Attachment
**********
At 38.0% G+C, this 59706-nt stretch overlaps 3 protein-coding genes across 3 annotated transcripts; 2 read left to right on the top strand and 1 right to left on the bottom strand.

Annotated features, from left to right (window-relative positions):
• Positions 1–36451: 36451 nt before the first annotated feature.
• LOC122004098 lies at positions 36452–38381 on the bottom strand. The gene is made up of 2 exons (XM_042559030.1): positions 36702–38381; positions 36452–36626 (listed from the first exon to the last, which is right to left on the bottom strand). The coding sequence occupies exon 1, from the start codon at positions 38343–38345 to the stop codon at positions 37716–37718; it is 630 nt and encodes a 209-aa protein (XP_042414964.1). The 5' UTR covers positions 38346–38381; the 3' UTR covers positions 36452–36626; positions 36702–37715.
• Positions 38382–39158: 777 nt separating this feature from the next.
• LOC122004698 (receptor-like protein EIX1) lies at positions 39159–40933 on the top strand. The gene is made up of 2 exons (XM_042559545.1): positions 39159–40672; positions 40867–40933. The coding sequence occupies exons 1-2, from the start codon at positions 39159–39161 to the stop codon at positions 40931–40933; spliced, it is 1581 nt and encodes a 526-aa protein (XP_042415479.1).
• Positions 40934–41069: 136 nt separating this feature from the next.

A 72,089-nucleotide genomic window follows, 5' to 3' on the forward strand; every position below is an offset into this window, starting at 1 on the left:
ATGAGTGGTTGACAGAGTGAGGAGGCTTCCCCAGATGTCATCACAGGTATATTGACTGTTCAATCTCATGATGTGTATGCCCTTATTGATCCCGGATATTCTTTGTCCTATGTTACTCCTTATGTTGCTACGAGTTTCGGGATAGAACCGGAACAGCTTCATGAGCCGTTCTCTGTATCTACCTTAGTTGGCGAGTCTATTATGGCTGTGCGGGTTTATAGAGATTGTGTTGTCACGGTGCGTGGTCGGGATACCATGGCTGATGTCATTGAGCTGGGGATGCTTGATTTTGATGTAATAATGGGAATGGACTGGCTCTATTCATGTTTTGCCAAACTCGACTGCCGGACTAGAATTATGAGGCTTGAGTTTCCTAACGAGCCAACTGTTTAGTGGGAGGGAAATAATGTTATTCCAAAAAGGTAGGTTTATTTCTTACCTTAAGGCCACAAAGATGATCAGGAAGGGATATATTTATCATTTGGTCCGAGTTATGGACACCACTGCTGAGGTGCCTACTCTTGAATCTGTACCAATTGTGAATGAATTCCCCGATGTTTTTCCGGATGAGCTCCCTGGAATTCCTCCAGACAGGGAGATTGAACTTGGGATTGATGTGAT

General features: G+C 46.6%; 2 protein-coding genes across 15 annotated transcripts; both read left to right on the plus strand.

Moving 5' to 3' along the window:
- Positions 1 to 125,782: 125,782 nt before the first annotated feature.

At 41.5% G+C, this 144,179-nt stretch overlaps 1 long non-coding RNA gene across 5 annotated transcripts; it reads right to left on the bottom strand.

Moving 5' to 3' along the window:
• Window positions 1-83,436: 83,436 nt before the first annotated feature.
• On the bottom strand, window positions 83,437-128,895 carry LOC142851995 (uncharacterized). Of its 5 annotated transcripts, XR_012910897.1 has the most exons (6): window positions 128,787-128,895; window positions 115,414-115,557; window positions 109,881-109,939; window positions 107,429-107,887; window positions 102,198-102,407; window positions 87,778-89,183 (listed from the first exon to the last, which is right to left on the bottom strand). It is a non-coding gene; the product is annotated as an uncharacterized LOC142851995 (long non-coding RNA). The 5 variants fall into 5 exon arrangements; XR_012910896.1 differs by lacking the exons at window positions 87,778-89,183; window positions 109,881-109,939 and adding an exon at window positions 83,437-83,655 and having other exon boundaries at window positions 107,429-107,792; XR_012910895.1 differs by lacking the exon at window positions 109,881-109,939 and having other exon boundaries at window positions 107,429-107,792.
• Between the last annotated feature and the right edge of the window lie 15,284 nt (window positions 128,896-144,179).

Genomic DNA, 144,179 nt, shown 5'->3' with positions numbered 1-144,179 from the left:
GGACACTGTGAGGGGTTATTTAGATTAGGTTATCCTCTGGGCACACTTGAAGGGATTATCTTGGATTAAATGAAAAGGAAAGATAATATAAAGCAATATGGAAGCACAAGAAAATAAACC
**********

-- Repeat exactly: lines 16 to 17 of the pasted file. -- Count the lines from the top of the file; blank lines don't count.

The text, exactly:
• On the bottom strand, window positions 83,437-128,895 carry LOC142851995 (uncharacterized). Of its 5 annotated transcripts, XR_012910897.1 has the most exons (6): window positions 128,787-128,895; window positions 115,414-115,557; window positions 109,881-109,939; window positions 107,429-107,887; window positions 102,198-102,407; window positions 87,778-89,183 (listed from the first exon to the last, which is right to left on the bottom strand). It is a non-coding gene; the product is annotated as an uncharacterized LOC142851995 (long non-coding RNA). The 5 variants fall into 5 exon arrangements; XR_012910896.1 differs by lacking the exons at window positions 87,778-89,183; window positions 109,881-109,939 and adding an exon at window positions 83,437-83,655 and having other exon boundaries at window positions 107,429-107,792; XR_012910895.1 differs by lacking the exon at window positions 109,881-109,939 and having other exon boundaries at window positions 107,429-107,792.
• Between the last annotated feature and the right edge of the window lie 15,284 nt (window positions 128,896-144,179).